By Sam Stein
August 13, 2010
The ongoing ethics saga involving Reps. Charlie Rangel (D-N.Y.) and Maxine Waters (D-Calif.) has sent Democratic operatives on a frenetic chase to find problem lawmakers on the Republican side of the aisle.
There have been some successes in the Senate where the sordid extramarital messes of both David Vitter (R-La.) and John Ensign (R-Nev.) have become inviting targets.
The House has proved less fruitful.
When Minority Whip Eric Cantor (R-Va.) told the National Review this week that the GOP would implement a "zero tolerance" ethics policy, a top strategist on the other side of the aisle insisted that the Virginia Republican would suddenly have to answer for the transgressions of a host of lawmakers in his own party. The best example he produced was National Republican Congressional Committee Chairman Pete Sessions (R-TX), whose close relationship with disgraced financier Allen Stanford and 2008 fundraising jaunt at a risqué Vegas nightclub have implied tone-deafness more than corruption.
Recent developments in a New Hampshire congressional race, however, may end up giving Democrats what they are looking for. On Thursday, former Manchester mayor Frank Guinta filed financial disclosure forms revealing a previously unreported personal bank account with $250,000 and $500,000 in assets. Coming shortly after Guinta loaned his campaign $245,000, the funds raised the eyebrows of Granite State political observers. Where, exactly, was the money coming from and why had the GOP congressional candidate not disclosed it on his previous two forms?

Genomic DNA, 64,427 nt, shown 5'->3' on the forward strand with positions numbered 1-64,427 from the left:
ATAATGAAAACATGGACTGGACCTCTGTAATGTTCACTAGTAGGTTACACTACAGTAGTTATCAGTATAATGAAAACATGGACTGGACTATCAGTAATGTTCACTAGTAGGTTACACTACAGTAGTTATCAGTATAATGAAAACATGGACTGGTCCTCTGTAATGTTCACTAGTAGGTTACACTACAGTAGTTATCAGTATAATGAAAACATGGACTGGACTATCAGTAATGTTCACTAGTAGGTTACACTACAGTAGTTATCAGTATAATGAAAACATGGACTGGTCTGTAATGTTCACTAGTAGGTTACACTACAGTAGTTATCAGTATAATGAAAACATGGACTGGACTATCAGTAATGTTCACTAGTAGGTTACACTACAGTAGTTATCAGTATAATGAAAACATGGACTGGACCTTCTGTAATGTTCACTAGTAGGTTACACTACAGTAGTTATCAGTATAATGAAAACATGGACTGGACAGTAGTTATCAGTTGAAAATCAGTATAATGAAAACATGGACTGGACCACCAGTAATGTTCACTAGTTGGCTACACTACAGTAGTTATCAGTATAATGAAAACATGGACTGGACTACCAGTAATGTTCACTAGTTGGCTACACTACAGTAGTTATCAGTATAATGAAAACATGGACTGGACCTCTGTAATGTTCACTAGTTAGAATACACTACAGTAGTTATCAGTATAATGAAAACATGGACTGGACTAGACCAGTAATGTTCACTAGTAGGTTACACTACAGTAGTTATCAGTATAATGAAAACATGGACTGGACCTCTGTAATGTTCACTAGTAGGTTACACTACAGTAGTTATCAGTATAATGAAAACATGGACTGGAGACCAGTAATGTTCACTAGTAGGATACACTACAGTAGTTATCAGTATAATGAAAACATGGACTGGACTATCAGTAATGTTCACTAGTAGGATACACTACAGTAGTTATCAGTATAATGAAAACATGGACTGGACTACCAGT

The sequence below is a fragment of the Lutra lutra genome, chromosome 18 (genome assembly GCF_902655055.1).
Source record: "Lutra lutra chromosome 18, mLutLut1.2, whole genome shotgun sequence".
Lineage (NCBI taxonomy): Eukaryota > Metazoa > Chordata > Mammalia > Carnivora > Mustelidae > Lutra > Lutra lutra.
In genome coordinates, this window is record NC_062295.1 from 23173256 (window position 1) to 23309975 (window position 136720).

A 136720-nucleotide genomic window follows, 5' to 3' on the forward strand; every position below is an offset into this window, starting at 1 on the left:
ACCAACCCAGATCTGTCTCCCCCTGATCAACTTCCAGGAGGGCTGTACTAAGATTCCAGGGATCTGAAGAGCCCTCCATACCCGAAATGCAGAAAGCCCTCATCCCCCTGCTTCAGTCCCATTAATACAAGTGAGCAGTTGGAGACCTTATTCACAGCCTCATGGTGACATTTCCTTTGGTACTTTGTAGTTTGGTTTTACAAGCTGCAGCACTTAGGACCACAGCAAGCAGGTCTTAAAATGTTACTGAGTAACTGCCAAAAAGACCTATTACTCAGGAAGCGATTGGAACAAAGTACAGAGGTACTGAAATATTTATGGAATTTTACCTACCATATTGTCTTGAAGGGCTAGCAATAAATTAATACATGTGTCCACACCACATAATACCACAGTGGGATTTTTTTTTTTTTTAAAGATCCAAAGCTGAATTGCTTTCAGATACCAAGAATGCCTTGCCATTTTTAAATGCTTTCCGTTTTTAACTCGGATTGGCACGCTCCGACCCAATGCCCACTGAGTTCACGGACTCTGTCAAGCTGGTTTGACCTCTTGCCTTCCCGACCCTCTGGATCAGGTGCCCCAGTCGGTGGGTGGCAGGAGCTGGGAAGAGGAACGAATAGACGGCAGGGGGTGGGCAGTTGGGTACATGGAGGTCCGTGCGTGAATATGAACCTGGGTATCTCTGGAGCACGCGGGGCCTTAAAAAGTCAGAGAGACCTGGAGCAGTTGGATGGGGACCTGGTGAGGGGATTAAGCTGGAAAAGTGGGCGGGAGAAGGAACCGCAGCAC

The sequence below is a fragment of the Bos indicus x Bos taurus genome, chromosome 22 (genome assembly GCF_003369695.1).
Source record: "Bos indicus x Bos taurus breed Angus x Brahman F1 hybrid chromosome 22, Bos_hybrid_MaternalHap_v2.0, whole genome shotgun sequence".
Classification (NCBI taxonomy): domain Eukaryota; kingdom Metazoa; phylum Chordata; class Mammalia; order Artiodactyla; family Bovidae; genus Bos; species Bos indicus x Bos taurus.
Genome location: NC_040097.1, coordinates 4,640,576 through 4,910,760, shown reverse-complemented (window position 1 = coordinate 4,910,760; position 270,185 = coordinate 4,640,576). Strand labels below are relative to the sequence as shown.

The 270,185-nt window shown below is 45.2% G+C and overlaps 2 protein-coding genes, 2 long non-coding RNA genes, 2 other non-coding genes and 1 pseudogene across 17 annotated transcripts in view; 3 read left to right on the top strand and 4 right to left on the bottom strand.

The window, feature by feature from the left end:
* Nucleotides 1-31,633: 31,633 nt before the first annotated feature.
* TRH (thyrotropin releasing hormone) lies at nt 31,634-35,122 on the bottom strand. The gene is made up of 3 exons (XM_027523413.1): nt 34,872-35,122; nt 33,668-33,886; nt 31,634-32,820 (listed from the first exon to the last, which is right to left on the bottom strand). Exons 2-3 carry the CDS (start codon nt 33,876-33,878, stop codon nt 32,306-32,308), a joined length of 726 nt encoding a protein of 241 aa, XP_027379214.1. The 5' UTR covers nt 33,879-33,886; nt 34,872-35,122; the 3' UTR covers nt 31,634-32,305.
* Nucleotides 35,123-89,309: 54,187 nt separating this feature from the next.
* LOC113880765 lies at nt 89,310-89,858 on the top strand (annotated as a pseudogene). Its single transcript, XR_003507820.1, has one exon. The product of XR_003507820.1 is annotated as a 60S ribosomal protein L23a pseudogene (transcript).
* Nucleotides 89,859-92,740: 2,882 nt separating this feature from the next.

In an interview with the Manchester Union Leader, Guinta denied that he received any loan (which would have potentially violated campaign finance laws) and insisted that earlier disclosure omissions were "an inadvertent oversight."
But it's not just Democrats who are skeptical of the explanation. A Republican operative in New Hampshire -- who pointed out the story to the Huffington Post -- expressed anxiety that the episode would muddy the party's ethics message. Guinta, who is in a primary battle with conservative small businessman Sean Mahoney, has both the backing of the NRCC and has received the maximum contributions from Cantor and Minority Leader John Boehner's (R-Ohio) political action committees.
"It's very important for Republicans to be able to talk about ethics in the general election," said the operative. "That can't happen if the hand-picked candidates of the NRCC are mysteriously rediscovering bank accounts with half-a-million dollars they forgot they had. In the age of Charlie Rangel, Republicans need to put up a cleaner, more ethical state of candidates than the Democrats."